|Published:||Oct 17, 2012 6:25 PM EDT|
|Updated:||Oct 17, 2012 6:25 PM EDT|
CAPE CORAL, Fla. -- Only WINK cameras were rolling as a Cape Coral mother made a desperate plea for change. Her 24 year old daughter, Alexie Krill, died after her car plunged into a Cape Coral canal last month.
Today, her family is asking the city to put up a guard rail around what they call a dangerous intersection. The accident happened at Surfside Boulevard and Beach Parkway.
"You need to make sure she's the last person to die at that intersection," said Kristie Hilbert.
Alexie Krill's mother made an emotional plea to the city. At times, Kristie Hilbert had a hard time talking through her tears.
"My purpose is to try and today make you understand that we need to keep the cars out of the canal. If you choose to support the idea of a barrier ther'es a better chance that by keeping those cars on the road, those accident victims are breathing air rather than water," she said.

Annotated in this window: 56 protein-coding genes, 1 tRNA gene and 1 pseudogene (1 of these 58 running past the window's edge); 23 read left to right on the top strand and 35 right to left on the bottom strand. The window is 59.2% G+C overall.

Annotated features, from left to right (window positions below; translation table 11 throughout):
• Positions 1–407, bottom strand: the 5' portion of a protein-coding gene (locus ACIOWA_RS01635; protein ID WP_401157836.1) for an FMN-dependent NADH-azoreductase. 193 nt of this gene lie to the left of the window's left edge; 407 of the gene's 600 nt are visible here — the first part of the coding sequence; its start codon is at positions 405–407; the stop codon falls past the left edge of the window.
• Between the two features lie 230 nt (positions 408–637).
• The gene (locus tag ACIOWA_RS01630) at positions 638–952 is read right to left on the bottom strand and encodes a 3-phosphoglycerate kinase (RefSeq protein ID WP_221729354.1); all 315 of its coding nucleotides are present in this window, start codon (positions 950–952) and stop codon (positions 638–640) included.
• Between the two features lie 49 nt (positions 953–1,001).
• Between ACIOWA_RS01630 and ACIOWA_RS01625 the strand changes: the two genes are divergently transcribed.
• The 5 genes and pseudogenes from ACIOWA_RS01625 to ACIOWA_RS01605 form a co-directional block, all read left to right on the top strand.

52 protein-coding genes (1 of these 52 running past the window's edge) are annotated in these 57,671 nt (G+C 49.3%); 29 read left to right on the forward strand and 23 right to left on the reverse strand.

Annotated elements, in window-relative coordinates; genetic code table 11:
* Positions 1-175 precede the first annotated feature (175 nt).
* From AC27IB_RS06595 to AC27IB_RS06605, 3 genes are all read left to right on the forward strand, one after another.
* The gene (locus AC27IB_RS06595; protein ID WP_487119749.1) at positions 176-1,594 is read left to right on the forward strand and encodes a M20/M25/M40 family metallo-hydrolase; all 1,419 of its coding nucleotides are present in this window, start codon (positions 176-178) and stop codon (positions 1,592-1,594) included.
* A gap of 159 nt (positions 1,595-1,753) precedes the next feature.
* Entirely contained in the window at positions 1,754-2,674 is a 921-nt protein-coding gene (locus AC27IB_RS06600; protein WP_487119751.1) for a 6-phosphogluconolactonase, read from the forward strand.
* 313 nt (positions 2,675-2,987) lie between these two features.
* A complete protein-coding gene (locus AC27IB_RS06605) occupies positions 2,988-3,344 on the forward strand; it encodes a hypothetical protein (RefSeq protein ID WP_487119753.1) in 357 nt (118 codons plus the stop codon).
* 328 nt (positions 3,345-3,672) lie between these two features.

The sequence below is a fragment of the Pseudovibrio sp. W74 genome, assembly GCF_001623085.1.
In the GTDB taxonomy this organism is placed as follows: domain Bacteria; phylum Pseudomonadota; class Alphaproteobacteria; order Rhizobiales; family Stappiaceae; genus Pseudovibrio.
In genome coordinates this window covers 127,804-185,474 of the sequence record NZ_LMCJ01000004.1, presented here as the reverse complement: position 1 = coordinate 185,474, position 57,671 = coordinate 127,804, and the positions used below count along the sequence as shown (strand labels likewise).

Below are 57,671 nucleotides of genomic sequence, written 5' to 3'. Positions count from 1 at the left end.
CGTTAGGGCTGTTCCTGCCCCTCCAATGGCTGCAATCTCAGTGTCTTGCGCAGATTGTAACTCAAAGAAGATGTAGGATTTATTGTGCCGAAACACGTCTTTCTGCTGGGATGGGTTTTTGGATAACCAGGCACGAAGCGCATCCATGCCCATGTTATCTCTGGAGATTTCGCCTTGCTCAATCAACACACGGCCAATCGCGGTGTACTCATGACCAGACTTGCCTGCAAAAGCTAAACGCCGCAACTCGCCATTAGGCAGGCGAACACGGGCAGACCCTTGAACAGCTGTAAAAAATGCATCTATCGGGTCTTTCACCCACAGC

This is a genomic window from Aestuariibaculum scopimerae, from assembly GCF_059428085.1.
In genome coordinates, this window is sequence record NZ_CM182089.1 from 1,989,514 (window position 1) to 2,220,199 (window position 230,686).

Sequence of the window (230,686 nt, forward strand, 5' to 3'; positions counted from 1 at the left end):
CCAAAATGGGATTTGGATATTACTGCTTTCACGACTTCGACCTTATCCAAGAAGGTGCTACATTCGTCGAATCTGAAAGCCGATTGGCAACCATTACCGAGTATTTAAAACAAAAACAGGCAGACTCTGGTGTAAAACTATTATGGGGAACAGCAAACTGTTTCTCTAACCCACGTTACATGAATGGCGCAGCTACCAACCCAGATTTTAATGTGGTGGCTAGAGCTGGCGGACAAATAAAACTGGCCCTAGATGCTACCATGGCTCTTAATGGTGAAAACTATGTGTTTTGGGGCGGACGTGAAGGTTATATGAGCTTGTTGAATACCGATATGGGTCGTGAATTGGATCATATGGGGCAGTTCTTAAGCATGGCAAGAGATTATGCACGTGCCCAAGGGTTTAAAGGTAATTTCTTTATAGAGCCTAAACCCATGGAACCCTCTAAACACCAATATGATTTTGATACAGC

Police say Alexie failed to stop at the intersection of Beach Parkway and Surfside Boulevard. Her car went into the canal and she died.
The city now says its hired a consulting firm to see if a barrier or guard rail is necessary here. Dince 2005, two people have at the died after their cars went into canals.
"Not all the corners that have a 90 degree angle with a canal....a lot of them have a lot more stopping space before they go into the water," said sister Lindsay Krill.
Some council-members voiced concern that putting a barrier here could bring a lawsuit, if another fatality occurred, because of the barrier.
But one man, who works for a Fort Myers engineering company disagrees.
"There are very well state laws that could protect the city from having a lawsuit based on a barricade going in. It's is more likely to be sued for not putting in a barricade in and having another fatality," said Marshall Shedio with Universal Engineering Sciences.
The last time a consulting study was done, it was decided that a barrier was not needed, so the city put up more signs and markings. Now, we've learned the city has hired a different consulting firm after this latest tragedy.
The results of that study wont be available until the end of the year.
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